Lower credit losses and higher premium revenues pushed the capital ratio of the Federal Housing Administration's mortgage insurance fund closer to positive territory and the agency says it is on pace to reach its statutory capital requirement two years ahead of schedule.

The FHA's fiscal year 2013 actuarial report released Friday morning shows that its capital reserve stood at a negative $1.3 billion at Sept. 30, compared to negative $16.3 billion a year earlier.

As a result, its capital ratio rebounded from negative 1.44% in fiscal year 2012 to a negative 0.11% as of Sept. 30, and the FHA says it is on track to reach its statutory 2% capital requirement by 2015.

"That is a $15 billion improvement" FHA commissioner Carol Galante said in response to the independent auditor's report. "The health of the underlying fund has improved and now is expected to reach its 2% capital ratio in fiscal year 2015, two years faster than was predicted two years ago."

This forecast, though, will likely be challenged by critics in Congress who believe that the FHA program will soon need a hefty bailout from the Treasury Department. The agency had never had to tap the Treasury for funds in its 80-year history, but losses in recent years, particularly in its reverse mortgage program, forced it in September to ask for $1.7 bailout to shore up its finances. Commissioner Carol Galante later said that the request was based on old accounting rules and that the agency didn't actually need the money.

The FHA says it has over $48 billion in liquid assets to pay expected claims.

Jeb Hensarling, R-Tex., said Friday that the actuarial report was 'bad news' for taxpayers, seizing on the fact that the statutory capital is still in negative territory.

"It's been barely two months since hardworking taxpayers were forced to bailout the FHA with $1.7 billion and we're already faced with the prospect of another bailout for the FHA next year," he said in a statement.

Housing and Urban Development Secretary Shaun Donovan did not address the issue of a future bailout, but he is asking Congress to take additional steps in the next year to shore up the agency's Mutual Mortgage Insurance Fund.

Specifically, it is asking for more enforcement authority to ensure loans are being serviced properly; to improve monitoring of mortgage servicers; to beef up its risk management - all areas that could help it avoid hefty losses, according to Donovan.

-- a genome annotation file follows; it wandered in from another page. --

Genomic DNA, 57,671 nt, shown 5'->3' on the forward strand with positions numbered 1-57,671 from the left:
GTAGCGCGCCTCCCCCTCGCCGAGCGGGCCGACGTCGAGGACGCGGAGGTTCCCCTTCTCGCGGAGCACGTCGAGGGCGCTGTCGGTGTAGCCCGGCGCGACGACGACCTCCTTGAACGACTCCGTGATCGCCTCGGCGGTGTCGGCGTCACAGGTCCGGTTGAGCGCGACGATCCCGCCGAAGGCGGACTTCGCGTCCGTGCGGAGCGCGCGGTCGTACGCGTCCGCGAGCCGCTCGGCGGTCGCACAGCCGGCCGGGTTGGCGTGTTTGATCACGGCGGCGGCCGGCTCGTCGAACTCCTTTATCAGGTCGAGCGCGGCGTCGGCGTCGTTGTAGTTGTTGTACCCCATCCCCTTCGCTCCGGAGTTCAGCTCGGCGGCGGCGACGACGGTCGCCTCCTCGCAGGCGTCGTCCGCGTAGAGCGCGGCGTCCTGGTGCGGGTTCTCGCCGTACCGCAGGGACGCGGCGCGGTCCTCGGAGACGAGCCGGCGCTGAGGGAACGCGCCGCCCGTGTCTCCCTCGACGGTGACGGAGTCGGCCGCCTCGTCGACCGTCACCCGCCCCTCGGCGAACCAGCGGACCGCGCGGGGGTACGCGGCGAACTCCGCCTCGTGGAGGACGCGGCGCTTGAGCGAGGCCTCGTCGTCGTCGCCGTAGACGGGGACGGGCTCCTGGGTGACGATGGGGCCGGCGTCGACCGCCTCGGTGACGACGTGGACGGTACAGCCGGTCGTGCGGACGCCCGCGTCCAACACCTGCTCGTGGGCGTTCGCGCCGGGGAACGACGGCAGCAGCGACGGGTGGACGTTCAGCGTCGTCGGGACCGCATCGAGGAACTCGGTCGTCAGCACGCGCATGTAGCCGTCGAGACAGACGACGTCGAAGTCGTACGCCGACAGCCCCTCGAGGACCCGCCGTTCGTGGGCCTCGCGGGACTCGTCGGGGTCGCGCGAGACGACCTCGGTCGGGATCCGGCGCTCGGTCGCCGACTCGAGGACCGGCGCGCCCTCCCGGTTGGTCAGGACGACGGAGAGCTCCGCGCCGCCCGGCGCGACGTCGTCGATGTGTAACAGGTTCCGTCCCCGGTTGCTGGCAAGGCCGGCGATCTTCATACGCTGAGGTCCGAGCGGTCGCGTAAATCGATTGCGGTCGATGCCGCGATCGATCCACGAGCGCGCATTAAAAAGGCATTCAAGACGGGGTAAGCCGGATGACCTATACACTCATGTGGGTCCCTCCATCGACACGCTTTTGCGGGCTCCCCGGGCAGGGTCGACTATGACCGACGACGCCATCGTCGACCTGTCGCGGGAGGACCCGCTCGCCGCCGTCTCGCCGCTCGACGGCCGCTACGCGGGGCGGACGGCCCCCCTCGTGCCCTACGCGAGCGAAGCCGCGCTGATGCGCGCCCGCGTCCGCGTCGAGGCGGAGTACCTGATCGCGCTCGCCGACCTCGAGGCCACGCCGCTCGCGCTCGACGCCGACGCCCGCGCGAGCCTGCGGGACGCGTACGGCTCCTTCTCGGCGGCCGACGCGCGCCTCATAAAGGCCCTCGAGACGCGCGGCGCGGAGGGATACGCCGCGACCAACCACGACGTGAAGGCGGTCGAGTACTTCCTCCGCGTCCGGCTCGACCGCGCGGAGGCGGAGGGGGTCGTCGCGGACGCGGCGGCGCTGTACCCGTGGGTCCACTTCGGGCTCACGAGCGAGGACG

"To completely stabilize the fund for future generations, we will need help from Congress," Donovan wrote in letter to lawmakers.

The troubled reverse mortgage program needed a $1.7 billion mandatory appropriation from the Treasury and a $4.3 billion capital infusion from the FHA forward fund earlier this year.

"The [reverse mortgage] program now as $9.1 billion in capital resources," Galante said during a press briefing. She also explained that the performance of the program benefited from a Moody's Analytics economic forecast, which the auditors use in estimating the performance of the FHA insured portfolio.

Because actual house price appreciation was higher than forecast and interest rates remained lower, the actuarial report shows stronger reverse mortgage performance.

However, these same trends penalized the single-family mortgage program. The FHA single-family program ended fiscal year 2013 with a negative $8 billion net worth, though that was still a $10 billion improvement from a year earlier.

Overall, the FHA Mutual Mortgage Insurance fund is projected to have a positive net worth of $15 billion in fiscal year 2014 and $27 billion in fiscal 2015.

"Today's report, while recognizing FHA's current shortfall, shows clear improvement over last year and is a sign that the MMI Fund is headed in the right direction and could soon be positive," David Stevens, the president and chief executive of the Mortgage Bankers Association, said in a statement.

"FHA continues to plays a critical role in the housing market, as the primary provider of credit for qualified first-time home buyers and those with little money for a down payment. Given the credit tightening occurring as a result of implementation of regulations such as the Ability to Repay/Qualified Mortgage (QM) rule, policymakers must continue to protect and improve the MMI fund in order to ensure that FHA can serve its critical mission in the single family market," Stevens said.

Kate Berry contributed to this story.

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